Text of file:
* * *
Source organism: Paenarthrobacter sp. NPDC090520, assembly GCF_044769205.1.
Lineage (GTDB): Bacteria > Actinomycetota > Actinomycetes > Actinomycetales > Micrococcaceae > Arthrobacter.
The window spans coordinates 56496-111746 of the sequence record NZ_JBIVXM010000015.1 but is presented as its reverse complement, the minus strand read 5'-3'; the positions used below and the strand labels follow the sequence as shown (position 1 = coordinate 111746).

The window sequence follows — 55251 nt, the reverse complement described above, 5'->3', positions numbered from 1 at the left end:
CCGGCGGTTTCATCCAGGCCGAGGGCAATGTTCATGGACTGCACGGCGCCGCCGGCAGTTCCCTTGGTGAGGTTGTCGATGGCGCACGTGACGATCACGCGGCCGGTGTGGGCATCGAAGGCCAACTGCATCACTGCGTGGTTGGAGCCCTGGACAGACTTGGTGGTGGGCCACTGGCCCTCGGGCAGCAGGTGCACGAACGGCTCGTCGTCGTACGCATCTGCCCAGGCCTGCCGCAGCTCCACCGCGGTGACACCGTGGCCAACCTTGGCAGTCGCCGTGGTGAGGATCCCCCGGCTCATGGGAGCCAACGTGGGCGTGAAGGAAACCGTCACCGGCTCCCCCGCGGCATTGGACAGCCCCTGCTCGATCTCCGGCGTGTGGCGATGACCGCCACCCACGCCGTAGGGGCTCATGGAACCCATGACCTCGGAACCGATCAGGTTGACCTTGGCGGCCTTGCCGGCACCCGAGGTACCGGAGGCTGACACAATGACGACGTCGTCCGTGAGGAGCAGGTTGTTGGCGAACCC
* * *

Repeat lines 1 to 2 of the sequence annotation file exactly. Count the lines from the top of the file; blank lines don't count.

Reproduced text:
Source organism: Paenarthrobacter sp. NPDC090520, assembly GCF_044769205.1.
Lineage (GTDB): Bacteria > Actinomycetota > Actinomycetes > Actinomycetales > Micrococcaceae > Arthrobacter.